Time to work on the roof. I designed a traditional styled roof simply because I am not a big fan of the simpler lean to styled roof.
Yes, that means cutting a birds mouth in the trusses but not to worry, I have simplified the process. No complicated math formulas to calculate out.
Measure in one inch for the first 45 degree mark. Then simply flip your combination square over but stay on the same side of the board to make the second 45 degree mark.
You can refer to the video for how I finished up the ends of the roof. I cut some 1x4s to only the exact length I needed for each tier. Then I took a jigsaw to flush cut the ends.
I attached one side of the roof. Then I decided to take care of a few things such as cutting the ventilation holes and attaching a few roosts before finishing up the other side. You can refer to the video for a visual representation of the process.
The rear door I decided to flip the direction of the boards to run up and down. This was done to break up the visual monotony of boards running horizontally around the whole coop.
This was a personal preference that in no way hinders the functionality of the project if you choose to continue the horizontal aspect for continuity purposes.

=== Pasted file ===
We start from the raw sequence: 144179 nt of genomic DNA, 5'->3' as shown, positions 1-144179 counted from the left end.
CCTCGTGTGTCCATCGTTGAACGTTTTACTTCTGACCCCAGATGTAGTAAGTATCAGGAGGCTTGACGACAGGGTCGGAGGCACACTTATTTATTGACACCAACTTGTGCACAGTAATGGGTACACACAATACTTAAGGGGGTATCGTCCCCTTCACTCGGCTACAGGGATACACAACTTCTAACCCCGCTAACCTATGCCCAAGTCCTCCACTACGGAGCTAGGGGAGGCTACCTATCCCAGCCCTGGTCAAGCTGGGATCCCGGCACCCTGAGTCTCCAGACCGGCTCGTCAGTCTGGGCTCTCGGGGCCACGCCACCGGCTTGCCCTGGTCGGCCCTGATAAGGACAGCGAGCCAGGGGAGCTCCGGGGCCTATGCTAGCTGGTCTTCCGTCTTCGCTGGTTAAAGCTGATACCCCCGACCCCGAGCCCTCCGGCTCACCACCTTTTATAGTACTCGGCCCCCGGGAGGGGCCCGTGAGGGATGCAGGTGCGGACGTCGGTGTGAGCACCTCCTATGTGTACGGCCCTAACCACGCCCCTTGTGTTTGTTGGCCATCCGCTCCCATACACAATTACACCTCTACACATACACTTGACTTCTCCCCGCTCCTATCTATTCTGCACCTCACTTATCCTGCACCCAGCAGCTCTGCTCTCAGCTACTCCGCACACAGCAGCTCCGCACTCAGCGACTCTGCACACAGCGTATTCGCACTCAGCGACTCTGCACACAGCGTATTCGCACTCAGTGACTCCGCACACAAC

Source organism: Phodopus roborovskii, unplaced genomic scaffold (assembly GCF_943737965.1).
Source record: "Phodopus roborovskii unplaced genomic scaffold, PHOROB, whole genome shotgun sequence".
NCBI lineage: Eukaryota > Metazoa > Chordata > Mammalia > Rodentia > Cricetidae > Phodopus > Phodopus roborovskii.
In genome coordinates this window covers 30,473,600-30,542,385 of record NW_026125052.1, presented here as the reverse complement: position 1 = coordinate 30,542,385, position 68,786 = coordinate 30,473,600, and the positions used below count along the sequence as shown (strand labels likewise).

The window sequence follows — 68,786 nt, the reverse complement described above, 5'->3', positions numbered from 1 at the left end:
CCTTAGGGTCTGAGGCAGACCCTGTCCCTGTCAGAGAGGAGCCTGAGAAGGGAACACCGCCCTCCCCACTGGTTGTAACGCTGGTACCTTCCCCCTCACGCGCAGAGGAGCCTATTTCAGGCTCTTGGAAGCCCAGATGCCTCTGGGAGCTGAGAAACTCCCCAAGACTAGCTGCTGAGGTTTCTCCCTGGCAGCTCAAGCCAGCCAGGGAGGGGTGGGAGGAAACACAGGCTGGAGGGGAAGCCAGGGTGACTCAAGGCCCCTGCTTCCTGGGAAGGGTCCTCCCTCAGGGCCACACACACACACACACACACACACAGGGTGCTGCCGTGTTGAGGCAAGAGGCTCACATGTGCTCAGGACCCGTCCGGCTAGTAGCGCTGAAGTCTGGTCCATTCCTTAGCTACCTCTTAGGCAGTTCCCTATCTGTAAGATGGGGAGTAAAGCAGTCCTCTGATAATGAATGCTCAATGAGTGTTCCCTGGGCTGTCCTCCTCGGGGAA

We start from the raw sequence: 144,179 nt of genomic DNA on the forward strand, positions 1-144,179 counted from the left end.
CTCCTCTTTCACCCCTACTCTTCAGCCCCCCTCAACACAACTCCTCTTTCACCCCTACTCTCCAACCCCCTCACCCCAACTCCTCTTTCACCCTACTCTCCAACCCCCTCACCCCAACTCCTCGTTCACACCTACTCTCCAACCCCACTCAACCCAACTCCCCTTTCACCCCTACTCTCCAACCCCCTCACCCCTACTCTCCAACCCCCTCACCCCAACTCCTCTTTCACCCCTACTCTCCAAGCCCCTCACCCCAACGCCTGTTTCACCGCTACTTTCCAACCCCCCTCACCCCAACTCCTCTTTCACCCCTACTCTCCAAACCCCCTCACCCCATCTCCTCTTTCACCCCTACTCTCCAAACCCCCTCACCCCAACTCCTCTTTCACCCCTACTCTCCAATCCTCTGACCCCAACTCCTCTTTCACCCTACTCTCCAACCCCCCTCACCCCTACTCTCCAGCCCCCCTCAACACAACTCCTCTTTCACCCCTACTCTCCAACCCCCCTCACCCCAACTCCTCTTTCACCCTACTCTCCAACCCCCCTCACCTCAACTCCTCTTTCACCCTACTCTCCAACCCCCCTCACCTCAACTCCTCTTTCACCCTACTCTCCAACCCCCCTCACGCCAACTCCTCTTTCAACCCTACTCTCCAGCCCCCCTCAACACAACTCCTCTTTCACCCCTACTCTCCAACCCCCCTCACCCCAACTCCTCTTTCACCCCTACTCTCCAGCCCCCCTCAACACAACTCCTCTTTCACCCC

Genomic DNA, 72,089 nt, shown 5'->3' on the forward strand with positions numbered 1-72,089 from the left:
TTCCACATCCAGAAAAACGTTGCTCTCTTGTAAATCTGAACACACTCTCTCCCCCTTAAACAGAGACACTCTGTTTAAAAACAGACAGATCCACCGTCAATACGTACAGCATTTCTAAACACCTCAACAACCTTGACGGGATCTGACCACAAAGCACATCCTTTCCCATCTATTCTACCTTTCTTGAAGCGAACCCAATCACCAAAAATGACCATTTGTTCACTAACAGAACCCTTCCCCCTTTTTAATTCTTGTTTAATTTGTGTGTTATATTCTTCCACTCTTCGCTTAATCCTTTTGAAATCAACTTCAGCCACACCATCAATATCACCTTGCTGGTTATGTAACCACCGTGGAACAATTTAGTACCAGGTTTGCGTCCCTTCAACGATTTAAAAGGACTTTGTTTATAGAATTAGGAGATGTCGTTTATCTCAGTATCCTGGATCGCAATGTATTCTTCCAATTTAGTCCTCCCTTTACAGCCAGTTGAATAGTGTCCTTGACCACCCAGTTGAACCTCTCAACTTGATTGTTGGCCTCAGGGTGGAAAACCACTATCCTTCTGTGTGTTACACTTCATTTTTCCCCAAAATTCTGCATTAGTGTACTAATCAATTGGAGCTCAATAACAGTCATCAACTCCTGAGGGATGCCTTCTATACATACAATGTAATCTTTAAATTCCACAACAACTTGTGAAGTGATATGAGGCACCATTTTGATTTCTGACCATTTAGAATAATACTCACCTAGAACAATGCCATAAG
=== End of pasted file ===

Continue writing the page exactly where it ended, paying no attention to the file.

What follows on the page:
Finally the front door. When I was designing this coop and decided that I wanted the nest boxes on the inside instead of the outside, it forced me to move the front and back doors to the side of the coop.
What I failed to consider was that the slope of the roof and the overhang of the slats would prevent me from attaching the guide rails for the door and still be able to slide the door into the groove of the rails from the top.
The simple fix I came up with was to remove one of the rails. Fit the door in its place and then reattach the other side of the rail. This turned out to be a good thing in the end because the overhang of the roof slats actually prevents the door from being pulled to far up and out of its guide rails.
When you are all said and done your new chicken coop should look something like this. Obviously the color palate is personal preference.
|Backyard Chicken Coop That's Great for Urban Setting|
This hen house provides approximately 35 square feet of space with the pitch to the roof. I'm not here to provide guide lines as to how many chickens could be housed but I'm comfortable with 6 to 8 birds.